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Thu, 9 July 2020

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By Sarah Champion MP and Pauline Latham MP
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Dominic Raab says it would be a ‘distraction’ to cast verdict on Donald Trump’s handling of George Floyd death

Dominic Raab says it would be a ‘distraction’ to cast verdict on Donald Trump’s handling of George Floyd death

Donald Trump caused controversy this week as he warned ‘looting leads to shooting’

3 min read

It would be a “media distraction” to give a verdict on how Donald Trump has handled the death of a black man in police custody, Dominic Raab has said.

The Foreign Secretary said footage of George Floyd’s treatment at the hands of officers had been “very distressing” amid continued unrest in several US cities over his death.

But Labour's Lisa Nandy told PoliticsHome the UK Governemnt had a "moral obligation" to "stand up for our values".

A former police officer has been charged with murdering Mr Floyd in Minneapolis after video emerged of the 46-year-old repeatedly telling officers he was unable to breathe.

As protests turned violent this week, President Trump tweeted that “looting leads to shooting” and said “THUGS” were “dishonoring the memory of George Floyd”.

The US commander-in-chief said: “I can’t stand back & watch this happen to a great American City, Minneapolis. A total lack of leadership.

"Either the very weak Radical Left Mayor, Jacob Frey, get his act together and bring the City under control, or I will send in the National Guard & get the job done right.”

But Mr Raab on Sunday rejected calls to condemn the President’s response, telling Sky News' Sophy Ridge: “I’m not going to start commenting on the commentary or indeed the press statements that other world leaders make or indeed the US president.”

He added: “Footage of what happened to George Floyd was very distressing, as has been the scenes across America of the rioting and some of the violence. 

“And what we do know is that the lead suspect has now been charged with murder, there is a federal review and we want to see de-escalation of all of those tensions and American come together.”

Labour leader Sir Keir Starmer had said Mr Floyd “must not become just another name”, and called for his “shocking death” to act as “the catalyst for change”.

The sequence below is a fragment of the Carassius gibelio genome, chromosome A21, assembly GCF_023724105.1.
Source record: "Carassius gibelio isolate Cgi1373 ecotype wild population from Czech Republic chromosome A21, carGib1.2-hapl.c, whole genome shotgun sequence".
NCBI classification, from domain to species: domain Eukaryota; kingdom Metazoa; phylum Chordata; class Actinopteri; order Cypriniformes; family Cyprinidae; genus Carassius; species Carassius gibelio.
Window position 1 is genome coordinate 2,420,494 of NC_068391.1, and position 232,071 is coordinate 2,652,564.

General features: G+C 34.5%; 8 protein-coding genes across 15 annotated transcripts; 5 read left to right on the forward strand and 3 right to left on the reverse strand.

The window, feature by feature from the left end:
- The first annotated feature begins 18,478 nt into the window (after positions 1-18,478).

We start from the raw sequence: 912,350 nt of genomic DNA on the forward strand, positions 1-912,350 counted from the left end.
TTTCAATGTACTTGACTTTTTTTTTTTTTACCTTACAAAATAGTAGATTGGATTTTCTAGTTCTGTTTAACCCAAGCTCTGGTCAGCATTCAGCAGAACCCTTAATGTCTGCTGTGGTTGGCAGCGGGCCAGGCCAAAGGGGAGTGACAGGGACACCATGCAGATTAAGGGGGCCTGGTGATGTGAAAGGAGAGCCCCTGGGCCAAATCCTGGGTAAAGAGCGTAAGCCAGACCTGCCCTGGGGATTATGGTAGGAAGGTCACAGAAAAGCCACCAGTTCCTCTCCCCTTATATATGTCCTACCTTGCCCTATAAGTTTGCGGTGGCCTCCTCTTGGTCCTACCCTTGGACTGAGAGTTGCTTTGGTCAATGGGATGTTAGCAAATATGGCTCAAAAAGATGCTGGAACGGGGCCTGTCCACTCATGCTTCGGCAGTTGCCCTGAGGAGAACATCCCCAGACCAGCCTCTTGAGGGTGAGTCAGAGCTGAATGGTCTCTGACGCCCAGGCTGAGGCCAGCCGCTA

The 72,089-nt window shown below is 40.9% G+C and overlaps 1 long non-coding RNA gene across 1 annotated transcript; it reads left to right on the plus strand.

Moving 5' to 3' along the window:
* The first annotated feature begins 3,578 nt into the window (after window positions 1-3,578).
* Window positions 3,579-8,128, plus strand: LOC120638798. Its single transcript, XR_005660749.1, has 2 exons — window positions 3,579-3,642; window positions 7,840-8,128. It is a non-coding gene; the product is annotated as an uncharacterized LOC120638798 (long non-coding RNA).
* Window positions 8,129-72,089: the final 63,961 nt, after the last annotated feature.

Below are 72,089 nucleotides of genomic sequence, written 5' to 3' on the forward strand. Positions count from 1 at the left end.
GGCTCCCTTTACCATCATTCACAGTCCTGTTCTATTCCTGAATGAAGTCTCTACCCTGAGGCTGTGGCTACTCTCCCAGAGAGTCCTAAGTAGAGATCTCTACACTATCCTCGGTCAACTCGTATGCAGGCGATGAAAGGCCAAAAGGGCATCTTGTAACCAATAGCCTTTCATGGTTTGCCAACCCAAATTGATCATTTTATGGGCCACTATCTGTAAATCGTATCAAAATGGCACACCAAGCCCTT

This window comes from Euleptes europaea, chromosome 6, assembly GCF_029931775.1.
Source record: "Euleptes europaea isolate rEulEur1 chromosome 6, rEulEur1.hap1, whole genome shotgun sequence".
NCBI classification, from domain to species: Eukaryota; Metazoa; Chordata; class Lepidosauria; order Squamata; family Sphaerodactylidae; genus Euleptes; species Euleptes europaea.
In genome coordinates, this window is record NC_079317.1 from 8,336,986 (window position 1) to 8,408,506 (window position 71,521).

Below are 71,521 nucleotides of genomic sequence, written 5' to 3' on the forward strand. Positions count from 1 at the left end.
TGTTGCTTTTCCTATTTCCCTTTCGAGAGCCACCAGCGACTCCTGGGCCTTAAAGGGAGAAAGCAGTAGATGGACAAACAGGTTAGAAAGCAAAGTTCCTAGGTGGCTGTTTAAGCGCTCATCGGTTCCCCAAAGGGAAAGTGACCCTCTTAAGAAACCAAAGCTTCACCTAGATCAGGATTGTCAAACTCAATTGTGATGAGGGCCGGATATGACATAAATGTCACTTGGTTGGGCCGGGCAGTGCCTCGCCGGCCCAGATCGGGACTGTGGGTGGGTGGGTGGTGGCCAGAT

He added on Saturday: “To build a better society we must stand together against racism and injustice.”

Former Shadow Home Secretary Diane Abbott meanwhile drew parallels between the UK and the US, saying black people in Britain had “long suffered disproportionately at the hands of the state“.

And, in a direct swipe at President Trump, the Hackney MP wrote for HuffPost UK: “We can only hope British politicians learn the right lessons from the current American situation.

"And it is not about sending inflammatory tweets.”

But Mr Raab warned that casting a verdict on US domestic politics could undermine close cooperation between the two countries.

He said: “We will comment on actions and stuff that is material to the relationship we have. But I’m not going to be drawn into the questions of whether the US President’s remarks were the right thing to do. I leave them to comment on their own domestic policies.

“I think all it does is create a distraction from all the things that we’re doing. We’re working very closely with the US on coronavirus, on many other things and frankly it becomes a media distraction and I want to be focused on the job at hand.”

That drew an angry response from Shadow Foreign Secretary Lisa Nandy.

The Labour frontbencher told PoliticsHome: “Condemning the unlawful killing of George Floyd is not a ‘media distraction’ as the Foreign Secretary described it, but the moral obligation of any government that claims to oppose discrimination and injustice. 

“The UK has a duty to stand up for our values here and around the world - regardless of the countries involved."

The SNP’s defence spokesperson Stewart McDonald meanwhile accused Mr Raab of having "zero moral compass".

 

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